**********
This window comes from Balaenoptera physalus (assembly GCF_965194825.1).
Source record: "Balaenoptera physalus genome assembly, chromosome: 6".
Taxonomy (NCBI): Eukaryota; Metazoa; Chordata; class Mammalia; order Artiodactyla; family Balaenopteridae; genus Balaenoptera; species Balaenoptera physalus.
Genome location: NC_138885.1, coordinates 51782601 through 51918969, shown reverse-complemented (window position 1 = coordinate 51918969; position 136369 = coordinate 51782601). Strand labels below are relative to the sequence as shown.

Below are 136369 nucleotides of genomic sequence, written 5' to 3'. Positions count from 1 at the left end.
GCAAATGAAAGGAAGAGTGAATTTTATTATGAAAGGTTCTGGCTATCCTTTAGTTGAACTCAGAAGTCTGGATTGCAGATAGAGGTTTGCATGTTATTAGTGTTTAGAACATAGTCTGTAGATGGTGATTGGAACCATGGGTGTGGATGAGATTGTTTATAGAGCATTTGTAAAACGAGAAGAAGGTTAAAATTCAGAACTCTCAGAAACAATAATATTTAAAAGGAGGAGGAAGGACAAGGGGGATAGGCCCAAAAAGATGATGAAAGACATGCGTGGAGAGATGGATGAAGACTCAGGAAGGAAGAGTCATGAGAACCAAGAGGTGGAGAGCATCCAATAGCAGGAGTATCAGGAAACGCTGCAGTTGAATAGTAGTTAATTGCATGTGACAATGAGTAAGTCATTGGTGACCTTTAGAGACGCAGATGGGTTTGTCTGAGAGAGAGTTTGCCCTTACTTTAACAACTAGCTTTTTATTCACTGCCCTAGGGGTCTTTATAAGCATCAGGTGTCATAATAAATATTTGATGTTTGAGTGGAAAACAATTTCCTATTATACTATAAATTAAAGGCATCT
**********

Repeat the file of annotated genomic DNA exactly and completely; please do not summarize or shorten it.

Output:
This window comes from Balaenoptera physalus (assembly GCF_965194825.1).
Source record: "Balaenoptera physalus genome assembly, chromosome: 6".
Taxonomy (NCBI): Eukaryota; Metazoa; Chordata; class Mammalia; order Artiodactyla; family Balaenopteridae; genus Balaenoptera; species Balaenoptera physalus.
Genome location: NC_138885.1, coordinates 51782601 through 51918969, shown reverse-complemented (window position 1 = coordinate 51918969; position 136369 = coordinate 51782601). Strand labels below are relative to the sequence as shown.

Below are 136369 nucleotides of genomic sequence, written 5' to 3'. Positions count from 1 at the left end.
GCAAATGAAAGGAAGAGTGAATTTTATTATGAAAGGTTCTGGCTATCCTTTAGTTGAACTCAGAAGTCTGGATTGCAGATAGAGGTTTGCATGTTATTAGTGTTTAGAACATAGTCTGTAGATGGTGATTGGAACCATGGGTGTGGATGAGATTGTTTATAGAGCATTTGTAAAACGAGAAGAAGGTTAAAATTCAGAACTCTCAGAAACAATAATATTTAAAAGGAGGAGGAAGGACAAGGGGGATAGGCCCAAAAAGATGATGAAAGACATGCGTGGAGAGATGGATGAAGACTCAGGAAGGAAGAGTCATGAGAACCAAGAGGTGGAGAGCATCCAATAGCAGGAGTATCAGGAAACGCTGCAGTTGAATAGTAGTTAATTGCATGTGACAATGAGTAAGTCATTGGTGACCTTTAGAGACGCAGATGGGTTTGTCTGAGAGAGAGTTTGCCCTTACTTTAACAACTAGCTTTTTATTCACTGCCCTAGGGGTCTTTATAAGCATCAGGTGTCATAATAAATATTTGATGTTTGAGTGGAAAACAATTTCCTATTATACTATAAATTAAAGGCATCT